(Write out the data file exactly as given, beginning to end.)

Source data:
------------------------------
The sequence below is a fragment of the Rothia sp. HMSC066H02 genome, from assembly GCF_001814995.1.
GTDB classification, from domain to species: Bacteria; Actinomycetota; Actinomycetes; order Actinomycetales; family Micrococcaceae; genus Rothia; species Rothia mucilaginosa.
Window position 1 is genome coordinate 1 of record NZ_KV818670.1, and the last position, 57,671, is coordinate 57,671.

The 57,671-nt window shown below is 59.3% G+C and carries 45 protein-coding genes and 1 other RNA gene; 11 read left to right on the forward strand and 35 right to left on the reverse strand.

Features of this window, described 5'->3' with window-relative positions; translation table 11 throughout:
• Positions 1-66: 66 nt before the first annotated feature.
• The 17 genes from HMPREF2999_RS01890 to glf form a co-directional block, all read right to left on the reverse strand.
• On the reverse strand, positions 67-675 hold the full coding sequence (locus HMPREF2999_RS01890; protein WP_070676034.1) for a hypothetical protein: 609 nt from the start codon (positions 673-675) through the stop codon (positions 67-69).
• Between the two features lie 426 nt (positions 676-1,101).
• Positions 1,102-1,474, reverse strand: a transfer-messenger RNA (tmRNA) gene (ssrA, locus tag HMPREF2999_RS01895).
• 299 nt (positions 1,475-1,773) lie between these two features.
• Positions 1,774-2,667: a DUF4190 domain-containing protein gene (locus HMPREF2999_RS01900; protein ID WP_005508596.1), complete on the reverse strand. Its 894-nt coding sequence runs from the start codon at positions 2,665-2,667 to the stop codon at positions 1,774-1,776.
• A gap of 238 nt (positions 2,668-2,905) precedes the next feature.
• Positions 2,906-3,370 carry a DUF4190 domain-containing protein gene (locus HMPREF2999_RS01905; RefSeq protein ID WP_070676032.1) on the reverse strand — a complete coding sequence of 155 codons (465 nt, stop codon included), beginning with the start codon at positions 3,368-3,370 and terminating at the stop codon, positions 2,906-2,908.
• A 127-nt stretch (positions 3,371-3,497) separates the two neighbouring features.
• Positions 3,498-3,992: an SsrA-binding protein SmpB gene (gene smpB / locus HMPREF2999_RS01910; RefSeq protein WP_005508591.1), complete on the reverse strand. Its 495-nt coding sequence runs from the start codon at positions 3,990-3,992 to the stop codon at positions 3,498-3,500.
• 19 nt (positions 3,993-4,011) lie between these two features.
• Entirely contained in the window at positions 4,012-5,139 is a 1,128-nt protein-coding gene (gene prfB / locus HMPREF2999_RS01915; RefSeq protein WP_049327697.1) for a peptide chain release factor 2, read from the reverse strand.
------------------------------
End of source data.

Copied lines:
The sequence below is a fragment of the Rothia sp. HMSC066H02 genome, from assembly GCF_001814995.1.
GTDB classification, from domain to species: Bacteria; Actinomycetota; Actinomycetes; order Actinomycetales; family Micrococcaceae; genus Rothia; species Rothia mucilaginosa.
Window position 1 is genome coordinate 1 of record NZ_KV818670.1, and the last position, 57,671, is coordinate 57,671.

The 57,671-nt window shown below is 59.3% G+C and carries 45 protein-coding genes and 1 other RNA gene; 11 read left to right on the forward strand and 35 right to left on the reverse strand.

Features of this window, described 5'->3' with window-relative positions; translation table 11 throughout:
• Positions 1-66: 66 nt before the first annotated feature.
• The 17 genes from HMPREF2999_RS01890 to glf form a co-directional block, all read right to left on the reverse strand.
• On the reverse strand, positions 67-675 hold the full coding sequence (locus HMPREF2999_RS01890; protein WP_070676034.1) for a hypothetical protein: 609 nt from the start codon (positions 673-675) through the stop codon (positions 67-69).
• Between the two features lie 426 nt (positions 676-1,101).
• Positions 1,102-1,474, reverse strand: a transfer-messenger RNA (tmRNA) gene (ssrA, locus tag HMPREF2999_RS01895).
• 299 nt (positions 1,475-1,773) lie between these two features.
• Positions 1,774-2,667: a DUF4190 domain-containing protein gene (locus HMPREF2999_RS01900; protein ID WP_005508596.1), complete on the reverse strand. Its 894-nt coding sequence runs from the start codon at positions 2,665-2,667 to the stop codon at positions 1,774-1,776.
• A gap of 238 nt (positions 2,668-2,905) precedes the next feature.
• Positions 2,906-3,370 carry a DUF4190 domain-containing protein gene (locus HMPREF2999_RS01905; RefSeq protein ID WP_070676032.1) on the reverse strand — a complete coding sequence of 155 codons (465 nt, stop codon included), beginning with the start codon at positions 3,368-3,370 and terminating at the stop codon, positions 2,906-2,908.
• A 127-nt stretch (positions 3,371-3,497) separates the two neighbouring features.
• Positions 3,498-3,992: an SsrA-binding protein SmpB gene (gene smpB / locus HMPREF2999_RS01910; RefSeq protein WP_005508591.1), complete on the reverse strand. Its 495-nt coding sequence runs from the start codon at positions 3,990-3,992 to the stop codon at positions 3,498-3,500.
• 19 nt (positions 3,993-4,011) lie between these two features.
• Entirely contained in the window at positions 4,012-5,139 is a 1,128-nt protein-coding gene (gene prfB / locus HMPREF2999_RS01915; RefSeq protein WP_049327697.1) for a peptide chain release factor 2, read from the reverse strand.